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Violence Against Journalists Surges In Afghanistan In 2017

Afghan journalists attend a press conference in Kabul in May.
Afghan journalists attend a press conference in Kabul in May.

An Afghan media watchdog says at least 10 journalists were killed in Afghanistan in the first half of 2017, a 35 percent surge over last year.

The Afghan Journalists' Safety Committee (AJSC), an independent watchdog, said in a new report issued July 25 that the Taliban and the Islamic State (IS) extremist group were responsible for most of the "direct and indirect" attacks on media workers in Afghanistan.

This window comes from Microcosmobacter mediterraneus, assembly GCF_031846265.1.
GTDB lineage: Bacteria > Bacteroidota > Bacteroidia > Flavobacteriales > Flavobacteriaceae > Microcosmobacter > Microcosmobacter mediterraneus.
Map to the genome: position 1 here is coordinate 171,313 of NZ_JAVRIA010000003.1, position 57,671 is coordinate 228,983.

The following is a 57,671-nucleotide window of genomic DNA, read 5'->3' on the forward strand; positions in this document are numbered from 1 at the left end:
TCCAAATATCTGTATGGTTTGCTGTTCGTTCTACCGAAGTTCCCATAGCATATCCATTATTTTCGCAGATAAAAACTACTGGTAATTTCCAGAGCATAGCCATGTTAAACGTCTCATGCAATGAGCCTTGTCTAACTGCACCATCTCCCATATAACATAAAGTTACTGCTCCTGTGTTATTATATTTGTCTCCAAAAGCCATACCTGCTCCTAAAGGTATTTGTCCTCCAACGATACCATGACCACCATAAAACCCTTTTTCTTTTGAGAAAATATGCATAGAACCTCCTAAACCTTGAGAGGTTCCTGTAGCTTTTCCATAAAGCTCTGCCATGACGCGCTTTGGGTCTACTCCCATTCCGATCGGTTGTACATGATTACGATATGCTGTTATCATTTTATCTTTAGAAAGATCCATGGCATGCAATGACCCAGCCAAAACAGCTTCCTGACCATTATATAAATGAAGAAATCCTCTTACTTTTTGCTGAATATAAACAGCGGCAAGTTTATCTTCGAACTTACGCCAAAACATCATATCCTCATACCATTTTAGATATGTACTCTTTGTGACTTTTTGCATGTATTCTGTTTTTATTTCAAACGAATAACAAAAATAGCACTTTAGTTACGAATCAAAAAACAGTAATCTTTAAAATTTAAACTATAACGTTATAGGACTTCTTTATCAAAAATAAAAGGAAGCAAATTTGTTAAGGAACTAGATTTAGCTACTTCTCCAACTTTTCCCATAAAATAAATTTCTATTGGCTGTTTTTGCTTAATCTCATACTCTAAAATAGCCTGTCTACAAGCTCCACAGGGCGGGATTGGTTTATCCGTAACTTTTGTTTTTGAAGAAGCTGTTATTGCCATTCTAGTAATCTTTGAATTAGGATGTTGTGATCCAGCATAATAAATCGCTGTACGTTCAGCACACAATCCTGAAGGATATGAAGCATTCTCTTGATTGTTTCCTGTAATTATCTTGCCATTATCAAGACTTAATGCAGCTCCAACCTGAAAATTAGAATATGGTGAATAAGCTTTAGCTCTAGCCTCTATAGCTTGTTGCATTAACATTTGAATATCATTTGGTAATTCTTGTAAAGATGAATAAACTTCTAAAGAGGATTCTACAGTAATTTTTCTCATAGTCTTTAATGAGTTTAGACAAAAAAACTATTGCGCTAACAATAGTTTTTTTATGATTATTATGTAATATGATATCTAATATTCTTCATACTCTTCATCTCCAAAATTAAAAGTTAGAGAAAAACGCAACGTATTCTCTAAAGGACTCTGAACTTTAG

"In the first six months of 2017, 73 cases of violence against journalists were recorded, including 10 cases of killings, 19 beatings, and 12 injured," the report said.

The report said the violence included killing, beating, inflicting injury and humiliation, intimidation, and detention of journalists.

"Insurgent groups in provinces threaten journalists to self-censorship by telling them to either broadcast what they want or shut down their stations," Najib Sharifi, the director of AJSC, told a press conference in Kabul on July 25.

Sharifi said Afghan government security forces or government-affiliated individuals accounted for 46 percent of violence against journalists.

2016 was the deadliest year for journalists in Afghanistan, with at least 13 media workers killed -- 10 by the Taliban – according to the AJSC.

Based on reporting by AFP and Tolo News